Intervenor: Vol 23. No 4 October - December 1998

Legislation Notes: Bills 25 and 82 are Law, Bill 101 Returns

Bill 25, Red Tape Reduction Act, 1998 received Royal Assent on December 18, 1998. This is the omnibus legislation that included many amendments requested by the MNR, as well as the "Statute and Regulation Revision Act, 1998" which CELA objected to at the Standing Committee, see related information below.

Bill 101, Red Tape Reduction Act, 1998 (No. 2) received First Reading on December 15, 1998. It died when the Legislature prorogued but indications are that the Ministry of Natural Resources still intends to proceed with the amendments that it was seeking by way of this legislation. The MNR re-posted the proposed legislation to the Environmental Bill of Rights Registry and extended the comment period to February 22, 1999. The amendments proposed by the MNR in this legislation include further amendments to the Aggregates Resources Act; Fish Inspection Act; Forest Fires Prevention Act; Game and Fish Act; Niagara Escarpment Planning and Development Act; Oil, Gas and Salt Resources Act, and the Public Lands Act. This legislation is to be distinguished from the amendments already passed by Bill 25. In addition to the amendments proposed by the MNR in Schedule "M" to the Bill, are extensive amendments, proposed by the Ministry of Agriculture, Food and Rural Affairs, the Ministry of Municipal Affairs and Housing, the Ministry of Northern Development and Mines, the Ministry of Solicitor General, and the Ministry of Transportation along with many other Ministries ranging from Finance to Health - a total of seventeen Ministries' collections of proposed amendments! The 290 page Bill proposes changes to roughly 98 different statutes!

Bill 25 and Bill 101 are examples of a recent, and disturbing trend in the legislative process. These Bills are "omnibus", in that they provide for extensive amendments, proposed by many different Ministries, to many different statutes. Although they are styled "Red Tape Reduction", much of the proposed legislation is of substantive import. The amendments are various, affecting many different sectors and areas of concern. There is no unifying theme. It is extremely difficult for the public, the legal profession, and the affected sectors to identify that proposed legislation affects them when it is buried in a Schedule to a Bill titled "Red Tape Reduction".

It is also very confusing to have multiple Bills by the same name, as people are very uncertain as to whether new amendments are contemplated, or whether a Bill by that name is a re-introduction of proposals not previously passed by the Legislature.

Furthermore, since the proposed legislation deals with so many different sectors, committee review on the Bill is disjointed and scattered (as was the case with Bill 25) when the Committee is forced to focus, for example on Energy sector changes in one moment, Estates changes in the next, and Resources issues after that. In addition, the fact that one schedule to the Bill may be ill advised or problematic may not be adequately addressed when there are pressures to pass the whole piece of legislation as an intact unit.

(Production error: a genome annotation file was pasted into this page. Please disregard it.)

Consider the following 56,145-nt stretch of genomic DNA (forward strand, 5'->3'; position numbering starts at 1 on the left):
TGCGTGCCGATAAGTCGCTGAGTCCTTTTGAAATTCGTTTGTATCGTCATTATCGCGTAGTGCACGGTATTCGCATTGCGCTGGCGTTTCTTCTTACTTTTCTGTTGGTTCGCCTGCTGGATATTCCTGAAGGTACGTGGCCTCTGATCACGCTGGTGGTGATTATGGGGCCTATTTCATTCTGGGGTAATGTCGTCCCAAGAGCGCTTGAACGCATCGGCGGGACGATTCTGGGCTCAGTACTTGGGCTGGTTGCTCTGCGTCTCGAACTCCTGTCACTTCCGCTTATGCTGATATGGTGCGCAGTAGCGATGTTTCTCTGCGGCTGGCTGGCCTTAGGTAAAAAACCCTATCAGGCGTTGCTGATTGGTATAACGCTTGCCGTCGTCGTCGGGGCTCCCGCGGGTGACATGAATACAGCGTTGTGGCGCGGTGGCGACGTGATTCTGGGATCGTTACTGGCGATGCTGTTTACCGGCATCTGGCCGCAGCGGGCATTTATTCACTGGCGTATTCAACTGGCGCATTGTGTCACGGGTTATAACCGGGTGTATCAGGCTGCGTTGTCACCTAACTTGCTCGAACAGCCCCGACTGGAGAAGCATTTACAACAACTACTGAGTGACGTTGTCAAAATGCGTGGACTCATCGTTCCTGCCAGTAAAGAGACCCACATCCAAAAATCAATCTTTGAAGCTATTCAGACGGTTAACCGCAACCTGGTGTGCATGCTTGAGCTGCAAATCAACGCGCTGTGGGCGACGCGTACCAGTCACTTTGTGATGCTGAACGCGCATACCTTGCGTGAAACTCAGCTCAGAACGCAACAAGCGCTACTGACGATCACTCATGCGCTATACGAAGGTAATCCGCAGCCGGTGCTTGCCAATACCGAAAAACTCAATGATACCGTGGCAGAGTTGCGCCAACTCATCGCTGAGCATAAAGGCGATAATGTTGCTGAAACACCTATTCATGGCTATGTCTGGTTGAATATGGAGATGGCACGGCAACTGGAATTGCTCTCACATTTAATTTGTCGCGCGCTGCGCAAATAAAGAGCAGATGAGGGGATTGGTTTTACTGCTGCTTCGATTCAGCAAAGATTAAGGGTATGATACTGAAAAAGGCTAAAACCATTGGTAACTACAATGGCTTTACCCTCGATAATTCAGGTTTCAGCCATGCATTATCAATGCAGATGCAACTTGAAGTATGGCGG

Bill 82 - Environmental Statute Law Amendment Act, 1998. Royal Assent on December 18, 1998. Most notable is the sheer speed with which these very extensive amendments to the Environmental Protection Act, the Ontario Water Resources Act, and the Pesticides Act were passed.

First Reading was November 23, 1998; Second Reading carried December 16; Third Reading carried December 16, and Royal Assent, as indicated, was granted on December 18, 1998. Notice of Proposal for Legislation was posted to the Environmental Bill of Rights Registry on November 24, 1998 with a ten day comment period, expiring December 4, 1998.

It was impossible for CELA and many other interested members of the public to comment on this 103 page Bill within the designated EBR comment time frame. CELA requested an extension of the comment period, which was not granted.

Many of the changes made by Bill 82, which provides for increased inspection and enforcement powers, and increased penalties under the respective statutes may be beneficial. However, CELA's assessment of the import of the legislation can take place only after it is already passed by the Legislature, when any comments that CELA has would be too late to be considered by the legislators.

CELA will be monitoring the government's utilization of its new powers since the proposed legislation will only be as good as the capacity to enforce it. A future Issue of the Intervenor will provide a summary of the enacted changes. What did not pass in Bill 82 were the Administrative Monetary Penalties ("AMP's"). CELA will be participating in discussions with the Ministry of the Environment and others as to the implementation of AMP's.
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Theresa McClenaghan is a lawyer at CELA

For a more detailed discussion of "AMP's": "Administrative Monetary Penalties: The Next Logical Step in Environmental Regulatory Law" by Jamie Flagal, in Legal Emissions, December 1998, Volume 10, Number 3, a publication of the Ontario Ministry of the Attorney General Legal Services Branch